Donald Keck

National Medal of Technology and Innovation

Communications

In 1970, Drs. Donald Keck, Robert Maurer, and Peter Schultz teamed up at the Corning Glass Corporation to co-invent low-loss fiber optic cable. Their invention has enabled the telecommunications revolution, rapidly transformed our society, the way we work, learn and live - and our expectations for the future. It is the basis for one of the largest, most dynamic industries in the world today.

In 1970, Drs. Donald Keck, Robert Maurer, and Peter Schultz teamed up at the Corning Glass Corporation to co-invent low-loss fiber optic cable. Their invention has enabled the telecommunications revolution, rapidly transformed our society, the way we work, learn and live - and our expectations for the future. It is the basis for one of the largest, most dynamic industries in the world today.

VIEW STATISTICS +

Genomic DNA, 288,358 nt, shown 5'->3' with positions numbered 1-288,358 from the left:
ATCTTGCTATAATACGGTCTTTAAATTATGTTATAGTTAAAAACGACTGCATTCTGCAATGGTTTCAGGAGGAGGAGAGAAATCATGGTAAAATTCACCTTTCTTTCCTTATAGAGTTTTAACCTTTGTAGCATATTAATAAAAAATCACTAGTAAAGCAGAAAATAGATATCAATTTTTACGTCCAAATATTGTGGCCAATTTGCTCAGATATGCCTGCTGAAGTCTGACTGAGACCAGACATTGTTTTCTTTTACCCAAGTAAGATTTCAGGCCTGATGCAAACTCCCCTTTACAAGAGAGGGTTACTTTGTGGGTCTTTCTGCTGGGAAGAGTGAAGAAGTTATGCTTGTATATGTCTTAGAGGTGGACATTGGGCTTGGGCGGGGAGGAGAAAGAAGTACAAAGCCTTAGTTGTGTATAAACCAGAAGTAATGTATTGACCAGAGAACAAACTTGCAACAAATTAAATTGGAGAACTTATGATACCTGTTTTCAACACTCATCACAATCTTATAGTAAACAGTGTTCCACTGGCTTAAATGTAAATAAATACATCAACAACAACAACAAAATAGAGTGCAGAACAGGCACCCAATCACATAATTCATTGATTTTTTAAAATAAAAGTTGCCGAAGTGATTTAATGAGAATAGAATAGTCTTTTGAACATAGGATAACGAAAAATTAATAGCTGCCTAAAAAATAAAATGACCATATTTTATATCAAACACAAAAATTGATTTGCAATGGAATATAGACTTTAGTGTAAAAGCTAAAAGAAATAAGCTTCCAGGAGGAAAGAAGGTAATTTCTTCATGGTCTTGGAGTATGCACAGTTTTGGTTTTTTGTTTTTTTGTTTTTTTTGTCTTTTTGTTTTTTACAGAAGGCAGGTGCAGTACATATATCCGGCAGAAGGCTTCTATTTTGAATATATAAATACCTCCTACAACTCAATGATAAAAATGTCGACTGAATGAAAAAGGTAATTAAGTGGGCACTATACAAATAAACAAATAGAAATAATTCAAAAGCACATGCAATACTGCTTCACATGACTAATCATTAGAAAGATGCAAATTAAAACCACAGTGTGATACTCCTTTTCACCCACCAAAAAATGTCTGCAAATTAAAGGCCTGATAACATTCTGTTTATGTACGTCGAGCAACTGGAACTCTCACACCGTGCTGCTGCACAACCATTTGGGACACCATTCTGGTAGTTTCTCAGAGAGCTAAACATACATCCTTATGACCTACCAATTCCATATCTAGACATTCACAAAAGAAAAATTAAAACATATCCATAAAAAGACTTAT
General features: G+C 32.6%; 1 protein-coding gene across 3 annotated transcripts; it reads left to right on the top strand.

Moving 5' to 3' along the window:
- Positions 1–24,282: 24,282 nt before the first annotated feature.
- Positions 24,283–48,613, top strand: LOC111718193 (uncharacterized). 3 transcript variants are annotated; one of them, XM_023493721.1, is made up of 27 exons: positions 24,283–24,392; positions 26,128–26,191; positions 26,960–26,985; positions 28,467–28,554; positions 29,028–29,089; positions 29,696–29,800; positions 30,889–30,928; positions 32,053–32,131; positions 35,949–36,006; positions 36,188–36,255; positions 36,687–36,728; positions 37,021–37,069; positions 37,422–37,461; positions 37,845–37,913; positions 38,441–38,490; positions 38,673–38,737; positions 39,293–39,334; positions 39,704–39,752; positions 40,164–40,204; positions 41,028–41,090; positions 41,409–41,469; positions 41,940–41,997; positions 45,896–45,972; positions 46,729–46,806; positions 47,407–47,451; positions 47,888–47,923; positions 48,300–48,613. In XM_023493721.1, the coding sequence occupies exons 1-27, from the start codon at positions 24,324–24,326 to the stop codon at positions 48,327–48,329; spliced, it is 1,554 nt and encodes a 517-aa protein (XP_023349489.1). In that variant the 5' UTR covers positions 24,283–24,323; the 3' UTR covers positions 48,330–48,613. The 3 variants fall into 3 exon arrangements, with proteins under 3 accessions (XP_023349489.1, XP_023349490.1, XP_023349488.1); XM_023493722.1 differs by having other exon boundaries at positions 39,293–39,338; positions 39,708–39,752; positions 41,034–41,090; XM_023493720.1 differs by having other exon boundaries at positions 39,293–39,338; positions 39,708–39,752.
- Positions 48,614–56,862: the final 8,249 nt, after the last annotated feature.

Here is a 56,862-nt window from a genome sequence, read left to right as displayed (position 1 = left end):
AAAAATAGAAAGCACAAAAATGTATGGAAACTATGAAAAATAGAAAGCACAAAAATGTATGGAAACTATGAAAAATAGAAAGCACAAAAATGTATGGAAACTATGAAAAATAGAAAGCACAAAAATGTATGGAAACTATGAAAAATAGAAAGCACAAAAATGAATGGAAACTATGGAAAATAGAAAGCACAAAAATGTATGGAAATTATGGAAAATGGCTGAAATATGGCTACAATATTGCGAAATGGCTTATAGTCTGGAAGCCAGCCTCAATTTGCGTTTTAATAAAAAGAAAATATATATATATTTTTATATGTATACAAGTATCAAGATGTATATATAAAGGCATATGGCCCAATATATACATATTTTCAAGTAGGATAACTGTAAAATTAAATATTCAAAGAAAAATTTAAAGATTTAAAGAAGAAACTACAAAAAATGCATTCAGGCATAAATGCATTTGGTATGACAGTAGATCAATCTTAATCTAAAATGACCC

Birth
January 2, 1941
Age Awarded
59
Awarded With
Robert D. Maurer
Peter C. Schultz
Country of Birth
USA
Key Contributions
Low-Loss Fiber Optic Cable
Awarded by
Bill Clinton
Education
Michigan State University
Areas of Impact
Communication & Information
Affiliations
Corning Team
Other Prizes
National Inventors Hall of Fame
L

Long before Donald Keck laid hands on fiber-optic cables, he was digging in the dirt with his father. As a teenager in the 1950s, Keck worked with his dad, a physicist himself, making and selling to local governments their own devices that could locate and measure groundwater.

But as Keck was earning his Ph.D. in physics from Michigan State University in the 1960s, he turned his attention to telecommunications, eventually joining forces with Robert Maurer and Peter Schultz at New York-based Corning Inc. in 1968. The three immediately broke ground in the field of fiber optics two years later when they discovered that titanium strengthened the properties of fiber-optic cables. Eventually the trio learned that introducing germanium into the mix helped prevent light from escaping the cables, and it was this discovery that effectively replaced copper wire with fiber optics as the principal means of communication and laid the groundwork for significant advancements in computer and television technology.

By Lauren Clason

...